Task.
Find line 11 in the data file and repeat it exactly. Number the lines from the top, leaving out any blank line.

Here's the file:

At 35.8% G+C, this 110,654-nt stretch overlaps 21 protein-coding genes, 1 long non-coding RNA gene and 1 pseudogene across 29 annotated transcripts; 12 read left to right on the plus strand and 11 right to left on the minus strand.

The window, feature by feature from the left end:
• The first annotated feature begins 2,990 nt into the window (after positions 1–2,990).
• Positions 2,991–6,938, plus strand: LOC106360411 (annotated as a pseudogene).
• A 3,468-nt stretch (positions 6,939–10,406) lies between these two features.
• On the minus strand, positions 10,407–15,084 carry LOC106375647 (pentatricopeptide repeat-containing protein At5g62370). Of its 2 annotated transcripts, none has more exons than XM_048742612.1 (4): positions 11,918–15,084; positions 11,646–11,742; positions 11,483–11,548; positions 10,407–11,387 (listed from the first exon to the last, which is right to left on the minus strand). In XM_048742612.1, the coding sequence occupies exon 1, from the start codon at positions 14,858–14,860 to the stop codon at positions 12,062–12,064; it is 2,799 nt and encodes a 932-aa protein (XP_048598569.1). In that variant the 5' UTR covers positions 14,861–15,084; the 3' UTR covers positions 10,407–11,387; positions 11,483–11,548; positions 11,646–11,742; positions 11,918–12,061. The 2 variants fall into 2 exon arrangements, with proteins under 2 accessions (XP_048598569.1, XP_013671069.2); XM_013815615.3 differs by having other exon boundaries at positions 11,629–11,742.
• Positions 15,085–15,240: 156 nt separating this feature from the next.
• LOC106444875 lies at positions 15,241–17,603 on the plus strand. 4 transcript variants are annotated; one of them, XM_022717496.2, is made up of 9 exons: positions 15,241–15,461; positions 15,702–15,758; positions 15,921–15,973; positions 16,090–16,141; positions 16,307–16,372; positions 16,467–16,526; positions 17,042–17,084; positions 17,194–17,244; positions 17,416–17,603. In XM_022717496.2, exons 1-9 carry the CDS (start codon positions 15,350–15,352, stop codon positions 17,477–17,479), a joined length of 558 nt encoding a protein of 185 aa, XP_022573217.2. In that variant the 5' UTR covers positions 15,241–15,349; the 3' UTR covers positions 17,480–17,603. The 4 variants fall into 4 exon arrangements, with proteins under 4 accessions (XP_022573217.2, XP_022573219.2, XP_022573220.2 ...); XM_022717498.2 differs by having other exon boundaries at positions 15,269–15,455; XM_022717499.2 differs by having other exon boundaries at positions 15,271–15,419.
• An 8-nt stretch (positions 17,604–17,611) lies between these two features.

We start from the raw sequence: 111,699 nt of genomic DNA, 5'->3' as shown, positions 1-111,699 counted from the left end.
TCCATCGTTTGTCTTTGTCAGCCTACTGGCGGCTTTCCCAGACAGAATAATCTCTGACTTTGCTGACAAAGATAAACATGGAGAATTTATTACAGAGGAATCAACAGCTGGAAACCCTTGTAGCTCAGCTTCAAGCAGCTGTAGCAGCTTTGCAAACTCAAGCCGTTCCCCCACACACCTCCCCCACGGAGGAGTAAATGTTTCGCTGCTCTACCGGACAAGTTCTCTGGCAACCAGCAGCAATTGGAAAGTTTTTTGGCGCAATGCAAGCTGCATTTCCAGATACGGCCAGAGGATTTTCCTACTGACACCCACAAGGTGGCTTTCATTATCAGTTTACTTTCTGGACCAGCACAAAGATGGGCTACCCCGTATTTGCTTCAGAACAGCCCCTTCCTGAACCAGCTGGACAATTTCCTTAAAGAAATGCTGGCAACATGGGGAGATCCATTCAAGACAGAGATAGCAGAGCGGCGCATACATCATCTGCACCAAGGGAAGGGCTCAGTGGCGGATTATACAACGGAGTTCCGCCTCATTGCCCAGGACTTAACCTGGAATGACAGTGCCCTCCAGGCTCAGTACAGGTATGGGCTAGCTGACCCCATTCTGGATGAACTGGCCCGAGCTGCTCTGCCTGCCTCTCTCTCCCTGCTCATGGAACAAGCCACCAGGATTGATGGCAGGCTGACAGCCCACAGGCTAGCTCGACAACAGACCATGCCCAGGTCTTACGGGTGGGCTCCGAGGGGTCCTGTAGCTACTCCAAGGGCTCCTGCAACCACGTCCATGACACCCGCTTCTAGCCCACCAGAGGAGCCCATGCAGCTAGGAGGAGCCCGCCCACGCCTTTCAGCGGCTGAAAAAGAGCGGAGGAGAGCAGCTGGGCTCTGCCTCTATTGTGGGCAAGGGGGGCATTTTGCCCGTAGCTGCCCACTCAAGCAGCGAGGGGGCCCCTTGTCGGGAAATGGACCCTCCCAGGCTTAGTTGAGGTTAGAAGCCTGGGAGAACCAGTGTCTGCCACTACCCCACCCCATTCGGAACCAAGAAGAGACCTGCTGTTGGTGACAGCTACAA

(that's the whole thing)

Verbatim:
TCCATCGTTTGTCTTTGTCAGCCTACTGGCGGCTTTCCCAGACAGAATAATCTCTGACTTTGCTGACAAAGATAAACATGGAGAATTTATTACAGAGGAATCAACAGCTGGAAACCCTTGTAGCTCAGCTTCAAGCAGCTGTAGCAGCTTTGCAAACTCAAGCCGTTCCCCCACACACCTCCCCCACGGAGGAGTAAATGTTTCGCTGCTCTACCGGACAAGTTCTCTGGCAACCAGCAGCAATTGGAAAGTTTTTTGGCGCAATGCAAGCTGCATTTCCAGATACGGCCAGAGGATTTTCCTACTGACACCCACAAGGTGGCTTTCATTATCAGTTTACTTTCTGGACCAGCACAAAGATGGGCTACCCCGTATTTGCTTCAGAACAGCCCCTTCCTGAACCAGCTGGACAATTTCCTTAAAGAAATGCTGGCAACATGGGGAGATCCATTCAAGACAGAGATAGCAGAGCGGCGCATACATCATCTGCACCAAGGGAAGGGCTCAGTGGCGGATTATACAACGGAGTTCCGCCTCATTGCCCAGGACTTAACCTGGAATGACAGTGCCCTCCAGGCTCAGTACAGGTATGGGCTAGCTGACCCCATTCTGGATGAACTGGCCCGAGCTGCTCTGCCTGCCTCTCTCTCCCTGCTCATGGAACAAGCCACCAGGATTGATGGCAGGCTGACAGCCCACAGGCTAGCTCGACAACAGACCATGCCCAGGTCTTACGGGTGGGCTCCGAGGGGTCCTGTAGCTACTCCAAGGGCTCCTGCAACCACGTCCATGACACCCGCTTCTAGCCCACCAGAGGAGCCCATGCAGCTAGGAGGAGCCCGCCCACGCCTTTCAGCGGCTGAAAAAGAGCGGAGGAGAGCAGCTGGGCTCTGCCTCTATTGTGGGCAAGGGGGGCATTTTGCCCGTAGCTGCCCACTCAAGCAGCGAGGGGGCCCCTTGTCGGGAAATGGACCCTCCCAGGCTTAGTTGAGGTTAGAAGCCTGGGAGAACCAGTGTCTGCCACTACCCCACCCCATTCGGAACCAAGAAGAGACCTGCTGTTGGTGACAGCTACAA